Young Stalin, by Simon Sebag Montefiore

Review by Basil Ransome-Davies

No one expects an approving biography of Joseph Stalin any more than they do the Spanish Inquisition. He is a murderous monster, a devil from a horror tale, for most people who have heard of him. But Montefiore has filled in the charge sheet with voluminous detail by an epic plundering of the archives. This is a prodigious work, widely recognised as an outstanding intervention in the historical debate over Stalin’s early life, personality, developing political attitudes and role in the Marxist-Leninist party that organised the Bolshevik revolution, or ‘coup’. of 1917. 

That date is Young Stalin’s end point, with Stalin having secured the favourable recognition of Lenin among the Bolshevik big cheeses. Nine pages of accolades from reviewers and critics precede the table of contents. The Guardian’s 2007 review by Peter Conrad of the hardback edition is headed ‘From Oddball Osip to an Ogre’, which fairly summarises the drift of Montefiore’s assessment.  In his view, Stalin was always Stalin, though equally a ‘Jekyll and Hyde figure’, or even, as Henry Jekyll himself foresaw, ‘a polity of multifarious, incongruous and independent denizens’ – awkward and unruly child, seminarian, poet, holdup man, near-Byronic Lothario, enforcer, activist, strike leader, cunning plotter, studious roughneck who ‘devoured’ books, ultimately a member of Lenin’s inner circle, more surprisingly his successor. But always trouble. 

What he was not, unlike Lenin and Trotsky, was a cultivated Russian from a bourgeois background. He was a low-born Georgian from the turbulent eastern reaches of the tsarist empire, and Montefiore’s Prologue introduces him as the instigator on Lenin’s orders, in 1907, of a bank robbery for party funds – not a slickly orchestrated undercover Hollywood heist but a devastating public bomb attack in a ‘seething central square of Tiflis’, an internationally reported atrocity. It strikes the keynote of ruthless brutality that became Stalin’s hallmark, and identifies him not as the dull, bureaucratic non=personality the way Trotsky disdainfully typecast him but as ‘a hard worker utterly dedicated to politics…[who] worked in an eccentric, structureless, almost bohemian style’ that shaped his early career and subsequent rise through the Soviet hierarchy. With equal dedication Montefiore pursues the evidence of his youthful brigandry with a patient accumulation of data from multiple sources. ‘Soso’ (a youthful alias of Stalin’s, one of many, but the author’s preference) hustled for the revolution with dynamic energy and a commanding presence, a tireless, illegal fighter against an absolutist régime. His inevitable reward was arrest, imprisonment and a long Siberian exile, but also a growing reputation as the principled and fearless pivotal figure of a grassroots revolutionary cadre.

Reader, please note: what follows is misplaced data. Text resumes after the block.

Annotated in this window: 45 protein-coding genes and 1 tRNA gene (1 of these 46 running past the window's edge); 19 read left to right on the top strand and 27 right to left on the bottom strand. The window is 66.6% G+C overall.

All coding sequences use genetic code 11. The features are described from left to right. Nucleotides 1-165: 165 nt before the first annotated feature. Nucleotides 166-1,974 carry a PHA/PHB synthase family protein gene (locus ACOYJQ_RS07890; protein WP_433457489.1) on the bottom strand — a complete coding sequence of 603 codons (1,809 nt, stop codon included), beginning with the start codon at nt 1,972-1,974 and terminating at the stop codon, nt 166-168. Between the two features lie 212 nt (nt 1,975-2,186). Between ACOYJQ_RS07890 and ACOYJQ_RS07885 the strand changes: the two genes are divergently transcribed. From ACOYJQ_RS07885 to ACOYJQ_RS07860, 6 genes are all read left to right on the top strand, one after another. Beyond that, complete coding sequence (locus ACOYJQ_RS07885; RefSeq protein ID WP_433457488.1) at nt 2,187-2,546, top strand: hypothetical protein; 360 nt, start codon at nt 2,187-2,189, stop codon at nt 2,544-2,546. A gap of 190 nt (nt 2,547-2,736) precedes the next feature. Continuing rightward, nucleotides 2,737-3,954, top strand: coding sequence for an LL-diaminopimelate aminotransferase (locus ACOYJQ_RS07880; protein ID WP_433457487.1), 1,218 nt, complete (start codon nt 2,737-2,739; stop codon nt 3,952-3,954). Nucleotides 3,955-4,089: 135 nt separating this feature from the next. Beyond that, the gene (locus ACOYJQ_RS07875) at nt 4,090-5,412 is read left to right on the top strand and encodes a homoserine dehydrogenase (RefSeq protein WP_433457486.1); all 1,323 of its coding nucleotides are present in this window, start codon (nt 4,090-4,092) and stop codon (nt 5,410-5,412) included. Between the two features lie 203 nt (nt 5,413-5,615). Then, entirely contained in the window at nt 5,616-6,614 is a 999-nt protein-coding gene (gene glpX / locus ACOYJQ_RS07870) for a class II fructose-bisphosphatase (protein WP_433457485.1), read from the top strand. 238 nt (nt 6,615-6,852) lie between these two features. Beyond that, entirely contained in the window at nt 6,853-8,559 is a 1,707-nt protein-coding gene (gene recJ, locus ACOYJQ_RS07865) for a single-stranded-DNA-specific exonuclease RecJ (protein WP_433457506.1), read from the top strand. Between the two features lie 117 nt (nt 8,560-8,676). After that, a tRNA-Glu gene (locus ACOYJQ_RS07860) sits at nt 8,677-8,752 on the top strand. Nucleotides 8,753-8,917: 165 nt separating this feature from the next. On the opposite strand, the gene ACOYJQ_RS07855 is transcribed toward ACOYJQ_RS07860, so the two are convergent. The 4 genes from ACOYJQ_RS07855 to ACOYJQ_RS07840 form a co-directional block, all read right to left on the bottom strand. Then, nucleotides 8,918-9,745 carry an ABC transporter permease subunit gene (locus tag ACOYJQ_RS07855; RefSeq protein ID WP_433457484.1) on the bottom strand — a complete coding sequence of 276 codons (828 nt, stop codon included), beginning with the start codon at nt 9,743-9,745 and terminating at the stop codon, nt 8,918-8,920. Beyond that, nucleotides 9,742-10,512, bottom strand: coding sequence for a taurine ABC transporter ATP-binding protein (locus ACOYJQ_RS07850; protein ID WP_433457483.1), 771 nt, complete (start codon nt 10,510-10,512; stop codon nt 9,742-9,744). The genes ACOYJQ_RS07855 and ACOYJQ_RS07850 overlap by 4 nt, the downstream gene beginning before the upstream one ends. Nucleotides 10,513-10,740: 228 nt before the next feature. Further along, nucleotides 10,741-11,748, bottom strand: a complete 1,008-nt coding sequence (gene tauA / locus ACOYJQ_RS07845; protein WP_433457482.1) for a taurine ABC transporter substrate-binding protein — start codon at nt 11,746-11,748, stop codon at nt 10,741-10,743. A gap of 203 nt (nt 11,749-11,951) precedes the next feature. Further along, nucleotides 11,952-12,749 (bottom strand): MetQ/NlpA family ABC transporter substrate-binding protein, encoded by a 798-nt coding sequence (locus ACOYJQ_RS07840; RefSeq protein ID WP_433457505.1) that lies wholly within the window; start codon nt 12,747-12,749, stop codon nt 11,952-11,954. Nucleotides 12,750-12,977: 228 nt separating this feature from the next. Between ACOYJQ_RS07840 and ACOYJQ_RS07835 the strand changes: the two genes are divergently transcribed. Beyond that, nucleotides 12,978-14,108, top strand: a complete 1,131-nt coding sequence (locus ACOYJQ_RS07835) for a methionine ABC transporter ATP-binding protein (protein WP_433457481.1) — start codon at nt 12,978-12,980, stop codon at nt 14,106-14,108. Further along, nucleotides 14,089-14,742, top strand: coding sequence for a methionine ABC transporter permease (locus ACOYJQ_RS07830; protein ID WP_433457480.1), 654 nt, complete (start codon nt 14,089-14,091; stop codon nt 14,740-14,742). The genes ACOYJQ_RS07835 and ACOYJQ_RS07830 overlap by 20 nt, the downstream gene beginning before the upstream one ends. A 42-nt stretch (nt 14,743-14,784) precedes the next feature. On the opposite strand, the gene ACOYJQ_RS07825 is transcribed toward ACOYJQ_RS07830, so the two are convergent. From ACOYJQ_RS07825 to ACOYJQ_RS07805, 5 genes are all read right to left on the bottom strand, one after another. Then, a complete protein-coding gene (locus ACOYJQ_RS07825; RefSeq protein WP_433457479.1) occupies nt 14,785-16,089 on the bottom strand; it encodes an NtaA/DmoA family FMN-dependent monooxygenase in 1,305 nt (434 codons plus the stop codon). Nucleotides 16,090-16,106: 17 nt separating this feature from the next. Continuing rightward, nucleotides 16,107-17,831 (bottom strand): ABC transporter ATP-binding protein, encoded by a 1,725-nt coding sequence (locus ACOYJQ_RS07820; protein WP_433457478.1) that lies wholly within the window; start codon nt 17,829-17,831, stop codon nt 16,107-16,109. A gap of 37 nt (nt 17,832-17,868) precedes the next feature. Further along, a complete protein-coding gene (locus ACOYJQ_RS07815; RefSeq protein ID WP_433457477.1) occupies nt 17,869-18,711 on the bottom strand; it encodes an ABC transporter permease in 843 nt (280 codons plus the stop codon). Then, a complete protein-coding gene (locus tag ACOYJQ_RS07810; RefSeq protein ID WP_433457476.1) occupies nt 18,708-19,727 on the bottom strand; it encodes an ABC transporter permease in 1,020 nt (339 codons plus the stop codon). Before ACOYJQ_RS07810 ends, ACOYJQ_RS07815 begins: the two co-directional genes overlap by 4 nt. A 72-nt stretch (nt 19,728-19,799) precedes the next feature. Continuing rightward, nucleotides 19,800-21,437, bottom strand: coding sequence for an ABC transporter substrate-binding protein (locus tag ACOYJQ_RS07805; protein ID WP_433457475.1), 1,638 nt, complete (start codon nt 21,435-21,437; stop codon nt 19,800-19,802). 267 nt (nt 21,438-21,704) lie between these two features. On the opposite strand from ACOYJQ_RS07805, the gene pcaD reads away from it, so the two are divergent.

Conspiracy and violence were practically unavoidable tactics for a party with no constitutional path to power, and in Montefiore’s picture of him Soso seems to have taken to them like the proverbial duck to water. Suggestive of a warped, psychopathic nature? Perhaps, but there is a chicken-and-egg knot in that equation: do harsh, abusive circumstances deform individuals, or attract those already pathological? Stalin certainly remained Stalin in exile. He fished a lot on the fringes of the Arctic Circle but he didn’t waste much time. Networks had to be created and organised, there were periodic escapes and returns, plus at least one conference of the exiled. He continued to have a highly active libido, apparently a raffish outsider with a dark sexual magnetism like a hard-hearted Heathcliff, and his intellectual life foregrounded the preparation of his thoughtful position paper on the issue of nationalities in the multi-ethnic Russian empire. It was this that conclusively won over Lenin, whom he travelled to St Petersburg to hook up with in the 1917 after Russia’s defeat by Germany in World War One and the consequent fall of the Tsar. From that point his fortunes rose and rose, feeding a virulent paranoia. He could only be deposed posthumously.

The author has charted Stalin’s youth with impressive thoroughness, offering the reader a storehouse of information barely digestible at a single sitting, while not disguising his own strong antipathy to Soviet Communism. The October Revolution – the seizure of power by Lenin – was a master stroke of heretical Marxism that audaciously ‘leapfrogged the dialectic’. Like the French Revolution of 1789, which had always been a historical model for the Bolshevik leadership, it bred bitter internal dissensions in which the revolution devoured its children.

Stalin may have few adherents now, but he casts a long shadow. Russia today, clipped of its satellites, is a gangster state dominated by a belligerent strongman performing on the world stage all the dirty tricks of his former trade as a secret policeman. Spot the difference; there is a woeful continuity in Russia’s rulers.  Montefiore’s similarly detailed account of Stalin as a member of a single-party government, and ultimately an all-powerful dictator, is available in what might be termed a sequel, or companion volume, Stalin: the Court of the Red Tsar. Many readers of  Young Stalin will be spurred to read this as well.

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Before retirement Dr Basil Ransome-Davies taught American Literature & Film Studies at a number of institutions, finally at Edge Hill University. He is also a prizewinning poet & prose author & a recidivist crime fiction addict. He lives in Lancaster, walks for physical & mental health & visits France & Spain as often as possible.

Simon Sebag Montefiore, Young Stalin (Weidenfeld & Nicolson, 2020). 978- 1474614825, 442pp., paperback.

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